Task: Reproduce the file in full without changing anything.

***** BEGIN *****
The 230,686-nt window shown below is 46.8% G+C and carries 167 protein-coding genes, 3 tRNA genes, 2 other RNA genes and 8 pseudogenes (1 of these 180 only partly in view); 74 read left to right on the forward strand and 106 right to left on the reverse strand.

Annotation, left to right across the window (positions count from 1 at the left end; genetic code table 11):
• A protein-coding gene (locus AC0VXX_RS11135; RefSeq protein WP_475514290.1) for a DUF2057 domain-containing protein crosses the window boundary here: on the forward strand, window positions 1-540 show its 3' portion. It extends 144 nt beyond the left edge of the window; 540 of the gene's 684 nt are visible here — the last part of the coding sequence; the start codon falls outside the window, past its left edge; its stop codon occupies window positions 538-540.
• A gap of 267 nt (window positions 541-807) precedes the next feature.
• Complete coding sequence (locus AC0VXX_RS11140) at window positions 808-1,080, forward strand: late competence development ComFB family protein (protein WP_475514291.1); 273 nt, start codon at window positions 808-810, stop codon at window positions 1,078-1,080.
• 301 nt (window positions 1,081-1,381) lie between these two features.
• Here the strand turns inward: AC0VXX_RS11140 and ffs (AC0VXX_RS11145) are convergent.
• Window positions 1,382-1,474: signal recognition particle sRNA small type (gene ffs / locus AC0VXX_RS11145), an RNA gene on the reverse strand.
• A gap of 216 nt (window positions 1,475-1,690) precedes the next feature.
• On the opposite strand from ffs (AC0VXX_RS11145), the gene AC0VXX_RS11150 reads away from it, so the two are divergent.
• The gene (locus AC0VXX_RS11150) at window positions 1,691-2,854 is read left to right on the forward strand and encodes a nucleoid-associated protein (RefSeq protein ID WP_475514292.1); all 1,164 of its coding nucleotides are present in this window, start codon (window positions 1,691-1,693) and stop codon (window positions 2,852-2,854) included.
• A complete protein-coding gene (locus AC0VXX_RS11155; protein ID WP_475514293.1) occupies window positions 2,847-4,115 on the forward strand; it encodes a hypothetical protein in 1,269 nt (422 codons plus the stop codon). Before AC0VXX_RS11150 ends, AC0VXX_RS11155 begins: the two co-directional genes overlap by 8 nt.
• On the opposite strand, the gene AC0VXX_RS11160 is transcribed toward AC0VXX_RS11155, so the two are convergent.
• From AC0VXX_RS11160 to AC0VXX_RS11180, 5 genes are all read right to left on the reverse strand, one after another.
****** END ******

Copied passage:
The 230,686-nt window shown below is 46.8% G+C and carries 167 protein-coding genes, 3 tRNA genes, 2 other RNA genes and 8 pseudogenes (1 of these 180 only partly in view); 74 read left to right on the forward strand and 106 right to left on the reverse strand.

Annotation, left to right across the window (positions count from 1 at the left end; genetic code table 11):
• A protein-coding gene (locus AC0VXX_RS11135; RefSeq protein WP_475514290.1) for a DUF2057 domain-containing protein crosses the window boundary here: on the forward strand, window positions 1-540 show its 3' portion. It extends 144 nt beyond the left edge of the window; 540 of the gene's 684 nt are visible here — the last part of the coding sequence; the start codon falls outside the window, past its left edge; its stop codon occupies window positions 538-540.
• A gap of 267 nt (window positions 541-807) precedes the next feature.
• Complete coding sequence (locus AC0VXX_RS11140) at window positions 808-1,080, forward strand: late competence development ComFB family protein (protein WP_475514291.1); 273 nt, start codon at window positions 808-810, stop codon at window positions 1,078-1,080.
• 301 nt (window positions 1,081-1,381) lie between these two features.
• Here the strand turns inward: AC0VXX_RS11140 and ffs (AC0VXX_RS11145) are convergent.
• Window positions 1,382-1,474: signal recognition particle sRNA small type (gene ffs / locus AC0VXX_RS11145), an RNA gene on the reverse strand.
• A gap of 216 nt (window positions 1,475-1,690) precedes the next feature.
• On the opposite strand from ffs (AC0VXX_RS11145), the gene AC0VXX_RS11150 reads away from it, so the two are divergent.
• The gene (locus AC0VXX_RS11150) at window positions 1,691-2,854 is read left to right on the forward strand and encodes a nucleoid-associated protein (RefSeq protein ID WP_475514292.1); all 1,164 of its coding nucleotides are present in this window, start codon (window positions 1,691-1,693) and stop codon (window positions 2,852-2,854) included.
• A complete protein-coding gene (locus AC0VXX_RS11155; protein ID WP_475514293.1) occupies window positions 2,847-4,115 on the forward strand; it encodes a hypothetical protein in 1,269 nt (422 codons plus the stop codon). Before AC0VXX_RS11150 ends, AC0VXX_RS11155 begins: the two co-directional genes overlap by 8 nt.
• On the opposite strand, the gene AC0VXX_RS11160 is transcribed toward AC0VXX_RS11155, so the two are convergent.
• From AC0VXX_RS11160 to AC0VXX_RS11180, 5 genes are all read right to left on the reverse strand, one after another.